Blog / Art & Fashion

Between Image & Object: A Conversation with Pallavi Paul

 

SIMRAT [S]:   Why don’t you begin by introducing yourself?

PALLAVI [P]:  My name is Pallavi.

S:   That’s it? (laughs) I guess that is introducing yourself!

P:  (laughs) No, no. I am a student at JNU in the department of Cinema Studies. I have been trained in film. Up until now, I’ve worked with video. I’ve done three films, all 20 min short films. Off late I’ve been getting interested in material and particularly in the ways in which images and material can speak together. What I am particularly influenced by is the idea of aesthetics, in all its connotations.

S:   Decoding aesthetics?

P:  Well, not necessarily decoding. I want to work with the idea of the relationship of aesthetics to the larger world that we occupy, material or otherwise. And then through that enter questions of politics, of ethics, of visualities, of affect, of feeling, emotion. For me, aesthetics is a very exciting entry point into all of these complex domains.

S:   Alright. Why don’t you we segue that by speaking about what you wanted to do when you came to the residency and then talk about what you’ve ended up doing in the last four weeks.

P:  My proposal was titled The Post Humans Were Here, which continues to be the title that I’m working with but, of course, a lot has changed since the proposal. I would attribute this to conversations I’ve had during the residency, with other artists in the residency, with you and with other friends who are both working in visual arts and also outside of it. When I had originally sent in my proposal, I would say that I was still thinking only at the level of the image, although I was primarily interested in how the fashion image is seen in relationship to the fashion object. So, I was looking at the work of designers who you would call cutting edge, who were working with all kinds of material like Titanium extensions, prosthesis, metal skeletons, skins and all of that. I found that while the fashion object was constantly trying to transcend its purpose or its utility, somehow that expectation was not so palpable in the fashion image. Because the image was still trying to represent the fashion object or showcase it in a way that would very superficially try to re-constitute it but still only represent it.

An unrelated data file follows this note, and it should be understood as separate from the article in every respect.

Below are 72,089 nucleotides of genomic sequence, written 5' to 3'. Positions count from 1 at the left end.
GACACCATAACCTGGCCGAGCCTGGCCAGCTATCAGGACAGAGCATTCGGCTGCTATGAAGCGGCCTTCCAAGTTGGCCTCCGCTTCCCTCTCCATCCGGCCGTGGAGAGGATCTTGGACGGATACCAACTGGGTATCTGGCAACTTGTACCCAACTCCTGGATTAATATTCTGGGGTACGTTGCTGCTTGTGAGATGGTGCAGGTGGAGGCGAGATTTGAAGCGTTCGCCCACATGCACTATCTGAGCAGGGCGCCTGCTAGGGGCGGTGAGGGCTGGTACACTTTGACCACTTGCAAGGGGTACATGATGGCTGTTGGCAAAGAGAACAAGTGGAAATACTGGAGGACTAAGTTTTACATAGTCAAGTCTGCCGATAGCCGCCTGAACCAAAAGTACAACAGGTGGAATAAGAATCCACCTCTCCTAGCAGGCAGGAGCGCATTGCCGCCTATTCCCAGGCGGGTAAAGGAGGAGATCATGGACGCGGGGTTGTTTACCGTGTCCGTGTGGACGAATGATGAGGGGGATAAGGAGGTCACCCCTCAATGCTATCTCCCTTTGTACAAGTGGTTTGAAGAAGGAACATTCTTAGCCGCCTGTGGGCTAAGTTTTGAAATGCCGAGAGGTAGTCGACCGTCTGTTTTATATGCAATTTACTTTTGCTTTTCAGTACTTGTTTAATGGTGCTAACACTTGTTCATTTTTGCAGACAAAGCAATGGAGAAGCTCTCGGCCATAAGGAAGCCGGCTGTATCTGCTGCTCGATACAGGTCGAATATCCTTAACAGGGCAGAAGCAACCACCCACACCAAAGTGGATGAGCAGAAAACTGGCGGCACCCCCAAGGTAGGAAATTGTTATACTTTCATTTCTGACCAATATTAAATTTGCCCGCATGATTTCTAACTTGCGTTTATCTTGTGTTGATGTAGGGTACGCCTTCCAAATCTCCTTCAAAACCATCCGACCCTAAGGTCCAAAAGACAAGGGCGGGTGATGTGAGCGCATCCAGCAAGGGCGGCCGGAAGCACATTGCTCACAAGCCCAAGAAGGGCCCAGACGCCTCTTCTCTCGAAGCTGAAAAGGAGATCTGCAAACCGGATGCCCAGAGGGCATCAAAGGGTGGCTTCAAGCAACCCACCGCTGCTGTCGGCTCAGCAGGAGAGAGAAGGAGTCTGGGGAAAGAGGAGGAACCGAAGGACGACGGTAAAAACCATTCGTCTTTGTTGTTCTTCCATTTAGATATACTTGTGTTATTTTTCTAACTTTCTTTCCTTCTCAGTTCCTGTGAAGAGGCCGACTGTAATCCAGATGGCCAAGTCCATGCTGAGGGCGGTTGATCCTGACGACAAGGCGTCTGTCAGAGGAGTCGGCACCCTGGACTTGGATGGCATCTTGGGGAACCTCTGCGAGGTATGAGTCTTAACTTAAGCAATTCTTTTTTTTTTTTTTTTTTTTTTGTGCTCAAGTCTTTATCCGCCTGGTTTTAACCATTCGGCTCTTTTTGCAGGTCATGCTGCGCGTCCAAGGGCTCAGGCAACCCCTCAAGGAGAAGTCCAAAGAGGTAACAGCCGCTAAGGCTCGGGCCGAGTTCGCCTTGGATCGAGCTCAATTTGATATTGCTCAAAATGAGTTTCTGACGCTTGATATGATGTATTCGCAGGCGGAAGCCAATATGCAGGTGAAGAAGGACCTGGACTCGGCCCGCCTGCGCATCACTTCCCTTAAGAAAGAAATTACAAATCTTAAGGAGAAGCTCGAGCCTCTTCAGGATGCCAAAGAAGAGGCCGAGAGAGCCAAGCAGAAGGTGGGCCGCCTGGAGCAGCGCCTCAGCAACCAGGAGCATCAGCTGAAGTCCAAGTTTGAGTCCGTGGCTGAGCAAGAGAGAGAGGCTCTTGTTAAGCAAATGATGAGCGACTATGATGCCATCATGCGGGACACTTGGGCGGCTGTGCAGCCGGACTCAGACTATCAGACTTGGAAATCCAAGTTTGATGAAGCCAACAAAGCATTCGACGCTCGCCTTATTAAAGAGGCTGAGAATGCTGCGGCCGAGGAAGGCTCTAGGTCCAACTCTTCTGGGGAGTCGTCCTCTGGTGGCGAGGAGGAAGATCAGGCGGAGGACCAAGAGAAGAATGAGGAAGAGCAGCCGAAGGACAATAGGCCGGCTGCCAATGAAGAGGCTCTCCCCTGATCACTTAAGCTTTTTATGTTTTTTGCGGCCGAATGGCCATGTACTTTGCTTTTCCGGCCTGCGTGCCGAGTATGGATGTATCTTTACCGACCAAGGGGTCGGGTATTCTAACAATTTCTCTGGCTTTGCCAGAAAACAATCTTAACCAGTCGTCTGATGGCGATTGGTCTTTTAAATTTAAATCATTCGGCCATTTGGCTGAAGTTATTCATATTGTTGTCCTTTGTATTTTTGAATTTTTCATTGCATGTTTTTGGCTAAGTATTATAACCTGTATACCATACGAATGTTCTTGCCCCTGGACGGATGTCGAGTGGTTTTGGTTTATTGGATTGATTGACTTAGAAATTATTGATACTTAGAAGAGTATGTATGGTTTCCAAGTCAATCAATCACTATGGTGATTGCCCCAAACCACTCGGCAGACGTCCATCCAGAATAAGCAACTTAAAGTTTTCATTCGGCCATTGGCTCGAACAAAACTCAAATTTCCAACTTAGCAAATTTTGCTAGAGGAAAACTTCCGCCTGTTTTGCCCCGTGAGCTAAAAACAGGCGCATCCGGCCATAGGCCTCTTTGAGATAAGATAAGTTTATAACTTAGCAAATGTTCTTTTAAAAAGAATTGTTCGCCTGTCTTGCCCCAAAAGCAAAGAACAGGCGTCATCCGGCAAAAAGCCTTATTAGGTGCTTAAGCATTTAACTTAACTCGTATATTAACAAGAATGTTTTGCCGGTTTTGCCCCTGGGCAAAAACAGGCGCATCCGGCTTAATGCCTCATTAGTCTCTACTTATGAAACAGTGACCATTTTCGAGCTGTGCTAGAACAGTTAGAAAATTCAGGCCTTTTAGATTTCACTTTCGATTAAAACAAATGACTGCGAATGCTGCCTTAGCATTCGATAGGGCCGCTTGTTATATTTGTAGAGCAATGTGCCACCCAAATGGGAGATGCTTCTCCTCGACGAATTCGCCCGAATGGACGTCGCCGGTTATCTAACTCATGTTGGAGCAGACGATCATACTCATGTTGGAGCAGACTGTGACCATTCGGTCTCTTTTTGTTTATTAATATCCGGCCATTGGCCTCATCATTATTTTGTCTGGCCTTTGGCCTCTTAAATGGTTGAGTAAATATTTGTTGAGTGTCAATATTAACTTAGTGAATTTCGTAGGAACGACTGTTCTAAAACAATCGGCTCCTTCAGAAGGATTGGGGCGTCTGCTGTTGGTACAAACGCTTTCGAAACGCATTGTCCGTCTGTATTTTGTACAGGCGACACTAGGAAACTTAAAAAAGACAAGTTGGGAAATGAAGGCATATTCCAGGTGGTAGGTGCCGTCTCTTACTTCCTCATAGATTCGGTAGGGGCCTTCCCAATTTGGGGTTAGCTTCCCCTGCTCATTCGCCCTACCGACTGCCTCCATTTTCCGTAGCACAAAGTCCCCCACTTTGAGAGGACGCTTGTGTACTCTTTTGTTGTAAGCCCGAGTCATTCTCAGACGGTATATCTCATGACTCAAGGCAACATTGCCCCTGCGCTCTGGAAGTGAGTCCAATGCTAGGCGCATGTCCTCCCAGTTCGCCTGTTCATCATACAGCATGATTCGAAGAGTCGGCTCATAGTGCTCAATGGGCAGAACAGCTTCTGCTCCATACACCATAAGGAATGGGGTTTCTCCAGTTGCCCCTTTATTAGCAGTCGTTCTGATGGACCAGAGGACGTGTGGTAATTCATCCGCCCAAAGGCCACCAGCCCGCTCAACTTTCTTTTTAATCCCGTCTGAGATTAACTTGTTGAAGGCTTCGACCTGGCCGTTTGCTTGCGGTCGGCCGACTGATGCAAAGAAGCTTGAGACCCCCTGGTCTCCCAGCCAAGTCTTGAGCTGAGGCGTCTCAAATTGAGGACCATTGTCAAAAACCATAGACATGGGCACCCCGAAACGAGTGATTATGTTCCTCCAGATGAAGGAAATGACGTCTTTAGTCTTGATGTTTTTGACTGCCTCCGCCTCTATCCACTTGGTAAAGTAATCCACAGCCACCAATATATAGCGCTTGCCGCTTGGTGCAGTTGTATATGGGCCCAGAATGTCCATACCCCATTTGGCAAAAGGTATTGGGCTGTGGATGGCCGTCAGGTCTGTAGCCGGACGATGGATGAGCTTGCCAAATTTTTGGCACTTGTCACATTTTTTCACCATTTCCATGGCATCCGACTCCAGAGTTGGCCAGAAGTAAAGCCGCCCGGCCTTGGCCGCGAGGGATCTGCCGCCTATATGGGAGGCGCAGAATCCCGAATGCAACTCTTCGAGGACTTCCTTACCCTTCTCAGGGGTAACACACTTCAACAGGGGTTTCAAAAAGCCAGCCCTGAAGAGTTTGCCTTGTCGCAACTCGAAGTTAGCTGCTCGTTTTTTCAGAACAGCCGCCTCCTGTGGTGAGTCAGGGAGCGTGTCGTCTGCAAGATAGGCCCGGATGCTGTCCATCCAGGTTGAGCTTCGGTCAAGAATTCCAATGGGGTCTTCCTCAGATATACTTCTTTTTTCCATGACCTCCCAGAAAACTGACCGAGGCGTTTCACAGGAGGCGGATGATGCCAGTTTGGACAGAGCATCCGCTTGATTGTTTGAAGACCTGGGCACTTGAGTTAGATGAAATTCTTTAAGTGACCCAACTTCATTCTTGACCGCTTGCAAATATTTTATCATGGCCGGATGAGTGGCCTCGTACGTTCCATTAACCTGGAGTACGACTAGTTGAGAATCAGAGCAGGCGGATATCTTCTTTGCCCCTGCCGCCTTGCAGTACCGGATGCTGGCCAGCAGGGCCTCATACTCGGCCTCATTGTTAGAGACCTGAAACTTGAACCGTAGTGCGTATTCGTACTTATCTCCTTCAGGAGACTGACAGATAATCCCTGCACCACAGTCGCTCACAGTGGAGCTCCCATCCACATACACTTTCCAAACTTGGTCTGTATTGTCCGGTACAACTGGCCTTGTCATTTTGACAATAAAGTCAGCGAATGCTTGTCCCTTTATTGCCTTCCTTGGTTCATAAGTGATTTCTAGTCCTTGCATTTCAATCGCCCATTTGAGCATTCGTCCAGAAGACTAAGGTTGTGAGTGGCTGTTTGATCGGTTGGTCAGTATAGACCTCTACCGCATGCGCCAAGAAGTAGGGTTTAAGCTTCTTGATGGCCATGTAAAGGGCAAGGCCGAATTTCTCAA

S:   What do you mean when you say that? Just off the top of your head, could you give us an example of what a possible re-constitution of the object via the image could be?